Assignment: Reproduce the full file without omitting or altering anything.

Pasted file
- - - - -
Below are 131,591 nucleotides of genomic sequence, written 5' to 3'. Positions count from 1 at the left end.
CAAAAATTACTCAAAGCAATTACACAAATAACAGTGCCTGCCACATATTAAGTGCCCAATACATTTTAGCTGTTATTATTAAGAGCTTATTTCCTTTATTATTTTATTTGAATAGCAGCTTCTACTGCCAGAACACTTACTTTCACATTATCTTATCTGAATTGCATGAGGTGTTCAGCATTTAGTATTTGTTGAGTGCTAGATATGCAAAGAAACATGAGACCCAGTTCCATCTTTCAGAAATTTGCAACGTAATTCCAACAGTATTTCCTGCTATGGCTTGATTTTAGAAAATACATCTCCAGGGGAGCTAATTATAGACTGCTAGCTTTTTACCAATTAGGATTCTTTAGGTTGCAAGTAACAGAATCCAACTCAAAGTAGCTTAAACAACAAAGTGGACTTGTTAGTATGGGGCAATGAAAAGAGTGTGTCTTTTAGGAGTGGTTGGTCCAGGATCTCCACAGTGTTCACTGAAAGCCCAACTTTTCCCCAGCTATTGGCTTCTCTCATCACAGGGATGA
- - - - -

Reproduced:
Below are 131,591 nucleotides of genomic sequence, written 5' to 3'. Positions count from 1 at the left end.
CAAAAATTACTCAAAGCAATTACACAAATAACAGTGCCTGCCACATATTAAGTGCCCAATACATTTTAGCTGTTATTATTAAGAGCTTATTTCCTTTATTATTTTATTTGAATAGCAGCTTCTACTGCCAGAACACTTACTTTCACATTATCTTATCTGAATTGCATGAGGTGTTCAGCATTTAGTATTTGTTGAGTGCTAGATATGCAAAGAAACATGAGACCCAGTTCCATCTTTCAGAAATTTGCAACGTAATTCCAACAGTATTTCCTGCTATGGCTTGATTTTAGAAAATACATCTCCAGGGGAGCTAATTATAGACTGCTAGCTTTTTACCAATTAGGATTCTTTAGGTTGCAAGTAACAGAATCCAACTCAAAGTAGCTTAAACAACAAAGTGGACTTGTTAGTATGGGGCAATGAAAAGAGTGTGTCTTTTAGGAGTGGTTGGTCCAGGATCTCCACAGTGTTCACTGAAAGCCCAACTTTTCCCCAGCTATTGGCTTCTCTCATCACAGGGATGA